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NATIONAL GMDSS IMPLEMENTATION TASK FORCE

Captain Jack Fuechsel
Executive Director
7425 Elgar Street
Springfield, VA 22151

26 August 1997

RADM Robert C. North
Assistant Commandant for Maritime Safety and Environmental Protection
USCG Headquarters
Washington DC 20593

Dear Admiral North,

The National GMDSS Implementation Task Force was chartered by the U.S. Coast Guard to supplement government functions in expediting the implementation of the Global Maritime Distress and Safety System (GMDSS) now being introduced by the International Maritime Organization.

The Task Force membership is broad-based including government authorities, commercial vessel owners and operators, training institutions, service agents, manufacturers and maritime labor organizations. Previously the Task Force has forwarded recommendations regarding proposed training standards for GMDSS radio operators and recommended conditions for issuing STCW 95 GMDSS endorsements to officers.

The purpose of this letter is to transmit further recommendations specifically for expanding the scope of the Coast Guard's Port State Control (PSC) examination to include GMDSS compliance. The examination booklets presently in use include radio communications factors which need to be updated for GMDSS. It is also noted that several other nations have begun to conduct Port State inspections for GMDSS factors and some of the detentions they have reported have been for GMDSS violations. As you are no doubt aware, there is a global problem of excessive false alerts in all GMDSS systems which is seriously impacting the ability of rescue forces to respond. Further, enforcement of many of the GMDSS rules such as ensuring that all GMDSS radio equipment is operational before sailing, is typically left up to the ship and the Task Force believes that some ships may be sailing in violation of these rules.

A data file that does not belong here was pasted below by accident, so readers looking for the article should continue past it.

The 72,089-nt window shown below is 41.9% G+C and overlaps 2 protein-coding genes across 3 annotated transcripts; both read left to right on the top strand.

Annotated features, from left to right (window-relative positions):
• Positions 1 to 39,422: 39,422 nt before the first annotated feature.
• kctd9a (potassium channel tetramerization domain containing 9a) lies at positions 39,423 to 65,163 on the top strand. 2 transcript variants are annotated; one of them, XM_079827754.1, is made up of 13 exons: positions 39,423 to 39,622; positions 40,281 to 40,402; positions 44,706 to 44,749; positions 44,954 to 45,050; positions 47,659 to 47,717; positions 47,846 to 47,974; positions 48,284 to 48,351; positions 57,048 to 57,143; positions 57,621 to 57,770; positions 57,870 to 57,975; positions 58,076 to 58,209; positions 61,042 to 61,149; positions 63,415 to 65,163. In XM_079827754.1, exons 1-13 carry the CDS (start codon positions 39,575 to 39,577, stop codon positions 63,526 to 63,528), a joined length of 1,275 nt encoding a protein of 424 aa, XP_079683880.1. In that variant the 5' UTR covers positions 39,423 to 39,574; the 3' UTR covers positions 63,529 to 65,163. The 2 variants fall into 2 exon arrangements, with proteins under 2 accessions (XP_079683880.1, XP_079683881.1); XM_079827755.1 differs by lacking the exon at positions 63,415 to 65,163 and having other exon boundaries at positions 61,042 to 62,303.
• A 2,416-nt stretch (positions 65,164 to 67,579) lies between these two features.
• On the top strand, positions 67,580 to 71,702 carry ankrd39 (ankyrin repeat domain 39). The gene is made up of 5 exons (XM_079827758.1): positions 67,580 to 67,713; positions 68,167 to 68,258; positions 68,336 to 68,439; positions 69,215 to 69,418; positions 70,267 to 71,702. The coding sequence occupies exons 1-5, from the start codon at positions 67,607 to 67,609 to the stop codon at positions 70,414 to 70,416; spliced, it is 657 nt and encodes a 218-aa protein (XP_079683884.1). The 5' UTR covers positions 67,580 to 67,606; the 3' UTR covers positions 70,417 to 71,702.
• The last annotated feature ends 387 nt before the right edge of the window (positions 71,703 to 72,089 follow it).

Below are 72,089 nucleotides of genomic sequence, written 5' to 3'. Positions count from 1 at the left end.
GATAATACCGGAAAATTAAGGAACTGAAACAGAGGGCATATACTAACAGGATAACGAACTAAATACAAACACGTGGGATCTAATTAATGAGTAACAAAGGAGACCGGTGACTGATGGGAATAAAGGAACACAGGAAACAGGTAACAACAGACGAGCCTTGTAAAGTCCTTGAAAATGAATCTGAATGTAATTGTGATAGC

The Task Force is mindful that the Coast Guard might find it difficult to mount an aggressive Port State GMDSS examination program which would significantly increase the current workload. We therefore have prepared our recommendation to fit within the already existing targeting and examination procedures already used in the Coast Guard Port State Control Program.

The Task Force has approved the GMDSS check list items attached to this letter and recommends that they be included in the Foreign Vessel Examination Book. The Task Force considers that the general examination factors can be accomplished by PSC inspectors without any specialized training. The items listed under the expanded examination probably require the use of inspectors with GMDSS background and it is recommended that a procedure be developed for utilizing appropriately trained personnel for that purpose in those few cases when preliminary screening or input from SAR or communications resources identifies a vessel which is probably deficient in GMDSS standards.

This recommendation for a Coast Guard GMDSS Port State Control examination was approved by the Task Force at its meeting on 24 July 1997 subject to final editing by the GMDSS Training Task Group which was completed 21 August 1997. Members of the Task Force will, of course, be available to assist your staff as desired in further development of the proposal.

Sincerely,

JACK FUECHSEL

Enclosure: Candidate items for inclusion in the Foreign Vessel Examination Book